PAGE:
Here some suggested organisations that offer expert advice on SN.

ZOMBIE THREAD ALERT: This thread hasn't been posted on for a while.

They're chucking some ideas at me and I don't know where to bloody turn.

(15 Posts)
Veritate Sun 06-Jan-13 10:56:14

I think you should certainly look at going to an occupational therapist, as it does look as if she may have both motor control and sensory issues.

ilikemysleep Fri 04-Jan-13 20:29:33

I wouldn't rule out dyspraxia (more properly developmental coordination disorder) on the grounds that she has no fine motor issues. Fine and gross motor difficulties can and do develop separately and it's possible to have few issues in one and a great many in the other. My ds3 is very 'core' dyspraxic. He is very very clumsy, falls over a leaf, always covered in bruises but hardly notices any pain. He was slow to potty train and still aged 5 has frequent dribbles of urine and 'near miss' poo accidents because he doesn't notice the feeling until very very late. He also sensory seeks orally- he dribbled until nearly two years old, was a late talker, stuffs his mouth with food, and sloshes squash around his oral cavity before he swallows ( he is 5 1/2 now). However, so far his fine motor skills, whilst not brilliant, are keeping up with his peers. This is the direct opposite of my ds1 who has dreadful fine motor skills -really, really sever handwriting issues- but is not otherwise clumsy or hyposensitive. I think both are dyspraxic, ds 3 more generally so whereas ds1 has aspergers which is undoubtedly the primary need.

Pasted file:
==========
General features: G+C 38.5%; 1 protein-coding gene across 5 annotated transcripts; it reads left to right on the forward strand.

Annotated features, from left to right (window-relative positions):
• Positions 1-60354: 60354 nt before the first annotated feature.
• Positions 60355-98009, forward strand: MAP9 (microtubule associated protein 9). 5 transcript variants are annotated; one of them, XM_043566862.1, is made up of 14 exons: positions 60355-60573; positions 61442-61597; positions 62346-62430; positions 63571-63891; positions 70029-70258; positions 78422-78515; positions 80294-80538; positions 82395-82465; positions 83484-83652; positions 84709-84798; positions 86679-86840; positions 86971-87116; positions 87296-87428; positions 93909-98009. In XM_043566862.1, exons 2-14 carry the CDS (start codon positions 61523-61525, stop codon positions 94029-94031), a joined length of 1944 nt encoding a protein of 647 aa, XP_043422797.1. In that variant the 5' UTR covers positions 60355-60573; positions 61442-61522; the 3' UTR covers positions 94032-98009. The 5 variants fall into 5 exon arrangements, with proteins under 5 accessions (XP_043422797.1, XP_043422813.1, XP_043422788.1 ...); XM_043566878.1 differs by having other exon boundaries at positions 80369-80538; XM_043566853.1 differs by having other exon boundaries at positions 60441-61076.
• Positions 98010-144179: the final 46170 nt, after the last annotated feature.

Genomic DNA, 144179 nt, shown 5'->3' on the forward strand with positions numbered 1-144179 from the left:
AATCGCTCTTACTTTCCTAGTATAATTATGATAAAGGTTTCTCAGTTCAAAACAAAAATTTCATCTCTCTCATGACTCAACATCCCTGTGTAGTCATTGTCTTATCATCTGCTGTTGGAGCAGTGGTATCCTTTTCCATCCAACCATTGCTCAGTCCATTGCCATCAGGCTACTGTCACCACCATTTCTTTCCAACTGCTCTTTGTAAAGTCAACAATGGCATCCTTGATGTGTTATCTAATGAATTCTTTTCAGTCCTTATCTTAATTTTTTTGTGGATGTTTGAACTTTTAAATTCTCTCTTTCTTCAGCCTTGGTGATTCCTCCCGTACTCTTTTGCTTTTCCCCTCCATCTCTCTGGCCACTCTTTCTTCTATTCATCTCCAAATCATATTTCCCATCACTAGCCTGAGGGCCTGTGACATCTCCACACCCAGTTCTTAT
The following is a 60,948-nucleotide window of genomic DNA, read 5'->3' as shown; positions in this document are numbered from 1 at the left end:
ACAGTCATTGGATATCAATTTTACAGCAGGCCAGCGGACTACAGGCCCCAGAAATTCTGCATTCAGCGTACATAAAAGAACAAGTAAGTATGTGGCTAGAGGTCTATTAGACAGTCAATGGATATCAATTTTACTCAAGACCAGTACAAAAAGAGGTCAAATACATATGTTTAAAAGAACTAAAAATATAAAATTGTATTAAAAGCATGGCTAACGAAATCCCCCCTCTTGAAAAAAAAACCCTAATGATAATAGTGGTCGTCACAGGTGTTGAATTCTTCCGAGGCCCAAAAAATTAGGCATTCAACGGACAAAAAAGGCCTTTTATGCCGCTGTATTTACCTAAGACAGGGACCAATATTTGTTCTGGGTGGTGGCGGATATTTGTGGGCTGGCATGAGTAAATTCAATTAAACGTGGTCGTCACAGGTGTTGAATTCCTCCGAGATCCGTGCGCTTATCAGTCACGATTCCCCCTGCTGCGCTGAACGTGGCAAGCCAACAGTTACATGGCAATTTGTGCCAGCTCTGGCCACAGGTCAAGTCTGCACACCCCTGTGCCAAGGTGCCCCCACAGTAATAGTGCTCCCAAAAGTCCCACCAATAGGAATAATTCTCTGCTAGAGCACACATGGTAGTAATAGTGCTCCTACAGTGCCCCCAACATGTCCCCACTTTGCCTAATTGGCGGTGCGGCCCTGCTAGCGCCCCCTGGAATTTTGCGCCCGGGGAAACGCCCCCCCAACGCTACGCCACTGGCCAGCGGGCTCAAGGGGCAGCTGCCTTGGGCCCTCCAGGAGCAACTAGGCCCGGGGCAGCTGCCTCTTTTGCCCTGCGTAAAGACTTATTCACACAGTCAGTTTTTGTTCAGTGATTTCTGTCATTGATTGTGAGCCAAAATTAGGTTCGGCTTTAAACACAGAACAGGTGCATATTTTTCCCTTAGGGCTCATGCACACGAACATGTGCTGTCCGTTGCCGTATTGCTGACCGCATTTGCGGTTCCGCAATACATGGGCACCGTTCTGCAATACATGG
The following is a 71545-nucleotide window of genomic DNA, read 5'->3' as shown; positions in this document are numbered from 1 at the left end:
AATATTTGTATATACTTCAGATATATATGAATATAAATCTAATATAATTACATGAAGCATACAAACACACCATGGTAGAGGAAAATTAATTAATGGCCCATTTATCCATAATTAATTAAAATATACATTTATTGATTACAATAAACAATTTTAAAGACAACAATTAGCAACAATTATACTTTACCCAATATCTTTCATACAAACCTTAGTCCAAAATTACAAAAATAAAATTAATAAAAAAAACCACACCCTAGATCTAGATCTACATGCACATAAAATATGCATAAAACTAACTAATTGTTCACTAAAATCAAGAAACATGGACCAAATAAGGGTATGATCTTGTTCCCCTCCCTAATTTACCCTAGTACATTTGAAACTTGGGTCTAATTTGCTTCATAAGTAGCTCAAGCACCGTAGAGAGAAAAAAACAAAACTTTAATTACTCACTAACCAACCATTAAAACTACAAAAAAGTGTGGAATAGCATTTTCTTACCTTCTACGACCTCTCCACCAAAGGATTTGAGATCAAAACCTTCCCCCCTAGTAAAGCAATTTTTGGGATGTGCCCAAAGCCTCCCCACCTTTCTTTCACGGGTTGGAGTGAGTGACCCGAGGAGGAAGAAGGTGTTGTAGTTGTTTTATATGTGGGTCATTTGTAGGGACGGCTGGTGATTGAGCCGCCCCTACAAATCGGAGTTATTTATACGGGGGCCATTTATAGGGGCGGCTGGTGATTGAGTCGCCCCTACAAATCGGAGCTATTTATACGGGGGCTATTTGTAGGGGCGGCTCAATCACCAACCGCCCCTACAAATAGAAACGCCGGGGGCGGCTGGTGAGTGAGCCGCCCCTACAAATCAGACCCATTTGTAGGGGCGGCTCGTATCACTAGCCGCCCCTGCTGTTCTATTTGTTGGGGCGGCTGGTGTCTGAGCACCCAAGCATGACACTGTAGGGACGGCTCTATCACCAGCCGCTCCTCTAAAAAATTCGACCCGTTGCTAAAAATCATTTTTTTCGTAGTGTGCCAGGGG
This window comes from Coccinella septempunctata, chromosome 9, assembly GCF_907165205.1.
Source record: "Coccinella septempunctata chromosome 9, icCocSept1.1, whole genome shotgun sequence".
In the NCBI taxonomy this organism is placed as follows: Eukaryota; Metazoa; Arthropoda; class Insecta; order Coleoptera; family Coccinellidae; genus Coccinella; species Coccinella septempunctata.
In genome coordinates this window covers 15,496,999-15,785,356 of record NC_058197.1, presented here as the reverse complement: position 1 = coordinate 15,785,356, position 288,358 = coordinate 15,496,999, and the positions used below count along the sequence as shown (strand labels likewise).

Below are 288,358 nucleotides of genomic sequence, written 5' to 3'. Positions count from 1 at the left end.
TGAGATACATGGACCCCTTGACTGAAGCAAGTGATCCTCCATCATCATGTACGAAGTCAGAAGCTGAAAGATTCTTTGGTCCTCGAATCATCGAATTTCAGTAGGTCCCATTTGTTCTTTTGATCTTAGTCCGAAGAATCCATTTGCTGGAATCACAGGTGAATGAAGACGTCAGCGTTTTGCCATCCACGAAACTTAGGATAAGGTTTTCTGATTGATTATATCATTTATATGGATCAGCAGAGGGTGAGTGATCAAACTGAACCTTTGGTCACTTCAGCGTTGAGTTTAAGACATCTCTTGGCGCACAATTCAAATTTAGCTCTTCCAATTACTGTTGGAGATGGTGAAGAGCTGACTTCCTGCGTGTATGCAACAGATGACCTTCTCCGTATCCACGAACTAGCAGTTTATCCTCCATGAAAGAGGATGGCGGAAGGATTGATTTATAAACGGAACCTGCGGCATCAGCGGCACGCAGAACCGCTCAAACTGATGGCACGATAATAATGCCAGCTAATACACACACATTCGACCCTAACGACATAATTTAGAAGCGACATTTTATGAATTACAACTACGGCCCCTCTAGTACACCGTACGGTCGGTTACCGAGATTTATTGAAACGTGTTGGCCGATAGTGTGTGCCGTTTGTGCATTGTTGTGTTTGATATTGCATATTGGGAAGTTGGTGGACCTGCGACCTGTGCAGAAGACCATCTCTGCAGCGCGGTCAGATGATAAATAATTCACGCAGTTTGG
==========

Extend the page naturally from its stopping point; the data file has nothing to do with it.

As far as I know an OT or pead would be the people to see if you think it might be dyspraxia :-)
Good luck, let us know what happens.

mymatemax Thu 03-Jan-13 20:18:30

Go to your GP and ask for a referral to a paediatrician and a paediatric physio, here you cna self refer to the physio but it may vary between areas.

The paed & the physio will both be able to identify any physical or developmental causes.

IslaValargeone Thu 03-Jan-13 20:16:30

Thanks for your advice both.
Much appreciated.

IslaValargeone Thu 03-Jan-13 20:12:23

She was induced and then ventouse followed by retained placenta for me, all rather crap.
Not into alternative stuff either, but dh has been to this chap and he has helped him no end so it seemed a good first port of call
She has had a massive growth spurt this year.
I'll go to my GP, I'm just a bit worried about looking like I need her pigeon holed with a 'syndrome'

MrsDeVere Thu 03-Jan-13 20:08:03

osteopathy blush

I think the 18 week rule is still in place. There is always a long wait for physio but an intial assessment by a consultant shouldn't be too long.

MrsDeVere Thu 03-Jan-13 20:06:15

Retained reflexes are usually connected with early extreme trauma are they not?
Did your DD have a very difficult birth?

I am not usually one for 'alternative' stuff but I am quite keen on a bit of Osteotherapy.

But I really would get her looked at by a doctor. Children are growing rapidly at that age. There is a hip condition that can affect girls of your DD's age (I cant remember what it is but I know I was checked for it).

IslaValargeone Thu 03-Jan-13 20:05:34

I'll go to my GP and see what he says then.
What would be a reasonable wait for a referral do you think?

IslaValargeone Thu 03-Jan-13 20:04:09